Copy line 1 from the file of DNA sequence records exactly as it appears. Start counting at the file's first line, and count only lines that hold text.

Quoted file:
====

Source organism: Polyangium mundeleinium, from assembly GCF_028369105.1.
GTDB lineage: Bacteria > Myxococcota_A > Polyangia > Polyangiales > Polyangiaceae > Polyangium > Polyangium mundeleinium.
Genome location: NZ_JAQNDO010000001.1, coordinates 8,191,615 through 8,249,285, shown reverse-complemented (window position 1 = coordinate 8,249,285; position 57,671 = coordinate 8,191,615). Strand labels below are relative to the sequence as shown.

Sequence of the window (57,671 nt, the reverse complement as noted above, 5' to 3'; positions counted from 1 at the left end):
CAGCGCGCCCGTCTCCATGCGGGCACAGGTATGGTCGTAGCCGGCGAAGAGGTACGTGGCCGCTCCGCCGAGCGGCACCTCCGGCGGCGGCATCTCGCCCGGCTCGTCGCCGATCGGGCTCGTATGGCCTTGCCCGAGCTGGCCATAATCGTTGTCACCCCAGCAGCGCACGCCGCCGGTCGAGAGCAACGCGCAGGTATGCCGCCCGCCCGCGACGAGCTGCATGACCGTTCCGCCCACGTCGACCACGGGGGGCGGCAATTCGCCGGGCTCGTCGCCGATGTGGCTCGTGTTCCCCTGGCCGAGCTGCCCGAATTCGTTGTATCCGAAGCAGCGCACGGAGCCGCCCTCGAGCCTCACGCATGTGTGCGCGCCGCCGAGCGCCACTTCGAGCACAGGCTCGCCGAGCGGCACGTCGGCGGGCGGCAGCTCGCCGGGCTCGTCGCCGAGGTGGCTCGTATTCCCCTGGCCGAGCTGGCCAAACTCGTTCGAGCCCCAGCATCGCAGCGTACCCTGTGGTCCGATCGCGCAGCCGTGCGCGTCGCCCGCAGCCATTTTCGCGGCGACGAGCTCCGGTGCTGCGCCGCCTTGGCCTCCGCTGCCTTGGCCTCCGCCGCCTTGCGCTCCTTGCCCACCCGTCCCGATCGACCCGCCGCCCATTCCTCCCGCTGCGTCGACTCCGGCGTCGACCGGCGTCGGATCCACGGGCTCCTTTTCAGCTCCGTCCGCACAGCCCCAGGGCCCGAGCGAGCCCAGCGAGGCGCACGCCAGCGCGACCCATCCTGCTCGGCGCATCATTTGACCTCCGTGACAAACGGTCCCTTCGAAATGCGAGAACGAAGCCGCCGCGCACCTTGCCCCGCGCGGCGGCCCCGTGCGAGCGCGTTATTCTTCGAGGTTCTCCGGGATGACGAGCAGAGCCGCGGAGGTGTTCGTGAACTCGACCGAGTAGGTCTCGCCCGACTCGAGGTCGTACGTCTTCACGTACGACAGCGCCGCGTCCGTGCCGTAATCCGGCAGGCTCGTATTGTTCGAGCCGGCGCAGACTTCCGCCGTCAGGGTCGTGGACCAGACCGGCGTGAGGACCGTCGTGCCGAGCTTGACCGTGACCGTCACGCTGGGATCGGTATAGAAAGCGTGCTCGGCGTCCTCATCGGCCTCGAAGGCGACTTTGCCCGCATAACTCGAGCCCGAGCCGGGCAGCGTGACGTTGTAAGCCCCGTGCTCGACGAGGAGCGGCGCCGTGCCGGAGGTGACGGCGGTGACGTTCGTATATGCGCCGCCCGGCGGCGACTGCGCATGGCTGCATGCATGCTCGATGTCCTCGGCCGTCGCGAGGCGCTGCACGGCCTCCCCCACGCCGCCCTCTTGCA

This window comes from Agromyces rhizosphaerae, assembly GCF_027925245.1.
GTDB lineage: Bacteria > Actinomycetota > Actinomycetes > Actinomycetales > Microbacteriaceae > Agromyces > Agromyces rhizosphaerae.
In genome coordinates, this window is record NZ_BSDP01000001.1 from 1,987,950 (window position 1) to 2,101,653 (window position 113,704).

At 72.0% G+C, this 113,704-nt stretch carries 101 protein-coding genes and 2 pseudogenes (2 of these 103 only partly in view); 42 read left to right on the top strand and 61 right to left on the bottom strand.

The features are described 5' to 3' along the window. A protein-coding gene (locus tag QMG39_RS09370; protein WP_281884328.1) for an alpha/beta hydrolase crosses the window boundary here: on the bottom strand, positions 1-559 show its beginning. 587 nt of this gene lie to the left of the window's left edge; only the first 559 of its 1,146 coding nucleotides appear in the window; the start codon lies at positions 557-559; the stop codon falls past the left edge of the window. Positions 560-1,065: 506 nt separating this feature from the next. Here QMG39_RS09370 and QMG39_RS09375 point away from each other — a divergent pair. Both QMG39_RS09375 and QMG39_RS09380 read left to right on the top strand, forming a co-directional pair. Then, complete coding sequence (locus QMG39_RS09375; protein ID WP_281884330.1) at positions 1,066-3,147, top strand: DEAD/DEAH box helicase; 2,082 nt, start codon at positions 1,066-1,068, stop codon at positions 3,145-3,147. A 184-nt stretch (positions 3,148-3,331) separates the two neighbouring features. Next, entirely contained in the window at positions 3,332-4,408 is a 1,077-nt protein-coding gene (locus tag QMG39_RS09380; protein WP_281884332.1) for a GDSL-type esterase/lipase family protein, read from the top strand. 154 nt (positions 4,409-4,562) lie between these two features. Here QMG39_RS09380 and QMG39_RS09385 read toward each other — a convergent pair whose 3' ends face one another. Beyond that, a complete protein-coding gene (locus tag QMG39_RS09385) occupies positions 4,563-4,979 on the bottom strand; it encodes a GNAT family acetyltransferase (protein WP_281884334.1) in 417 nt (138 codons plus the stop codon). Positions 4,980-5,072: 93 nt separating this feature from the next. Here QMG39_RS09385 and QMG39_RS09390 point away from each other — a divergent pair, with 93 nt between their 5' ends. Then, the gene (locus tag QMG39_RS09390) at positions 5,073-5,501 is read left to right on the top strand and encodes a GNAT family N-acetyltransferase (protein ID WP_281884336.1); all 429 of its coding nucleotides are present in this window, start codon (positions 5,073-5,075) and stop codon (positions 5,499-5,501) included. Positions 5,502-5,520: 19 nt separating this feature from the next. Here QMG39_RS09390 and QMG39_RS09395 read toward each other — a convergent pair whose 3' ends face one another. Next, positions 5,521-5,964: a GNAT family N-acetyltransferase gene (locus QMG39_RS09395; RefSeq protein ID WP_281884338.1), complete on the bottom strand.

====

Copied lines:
Source organism: Polyangium mundeleinium, from assembly GCF_028369105.1.